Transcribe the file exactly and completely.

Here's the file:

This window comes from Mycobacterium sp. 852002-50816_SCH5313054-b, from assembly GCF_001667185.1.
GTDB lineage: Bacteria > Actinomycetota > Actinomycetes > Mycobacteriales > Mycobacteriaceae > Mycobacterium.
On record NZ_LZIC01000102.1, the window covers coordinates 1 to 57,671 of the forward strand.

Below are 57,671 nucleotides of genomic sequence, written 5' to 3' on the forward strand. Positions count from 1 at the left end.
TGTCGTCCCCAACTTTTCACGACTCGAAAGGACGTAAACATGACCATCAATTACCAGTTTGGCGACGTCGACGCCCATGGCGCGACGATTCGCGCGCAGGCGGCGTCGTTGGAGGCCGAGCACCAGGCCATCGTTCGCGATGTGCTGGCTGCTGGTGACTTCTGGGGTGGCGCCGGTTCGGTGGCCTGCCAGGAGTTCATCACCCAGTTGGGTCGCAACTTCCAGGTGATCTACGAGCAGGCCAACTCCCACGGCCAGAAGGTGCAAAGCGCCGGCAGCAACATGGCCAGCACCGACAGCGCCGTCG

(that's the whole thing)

This window comes from Mycobacterium sp. 852002-50816_SCH5313054-b, from assembly GCF_001667185.1.
GTDB lineage: Bacteria > Actinomycetota > Actinomycetes > Mycobacteriales > Mycobacteriaceae > Mycobacterium.
On record NZ_LZIC01000102.1, the window covers coordinates 1 to 57,671 of the forward strand.

Below are 57,671 nucleotides of genomic sequence, written 5' to 3' on the forward strand. Positions count from 1 at the left end.
TGTCGTCCCCAACTTTTCACGACTCGAAAGGACGTAAACATGACCATCAATTACCAGTTTGGCGACGTCGACGCCCATGGCGCGACGATTCGCGCGCAGGCGGCGTCGTTGGAGGCCGAGCACCAGGCCATCGTTCGCGATGTGCTGGCTGCTGGTGACTTCTGGGGTGGCGCCGGTTCGGTGGCCTGCCAGGAGTTCATCACCCAGTTGGGTCGCAACTTCCAGGTGATCTACGAGCAGGCCAACTCCCACGGCCAGAAGGTGCAAAGCGCCGGCAGCAACATGGCCAGCACCGACAGCGCCGTCG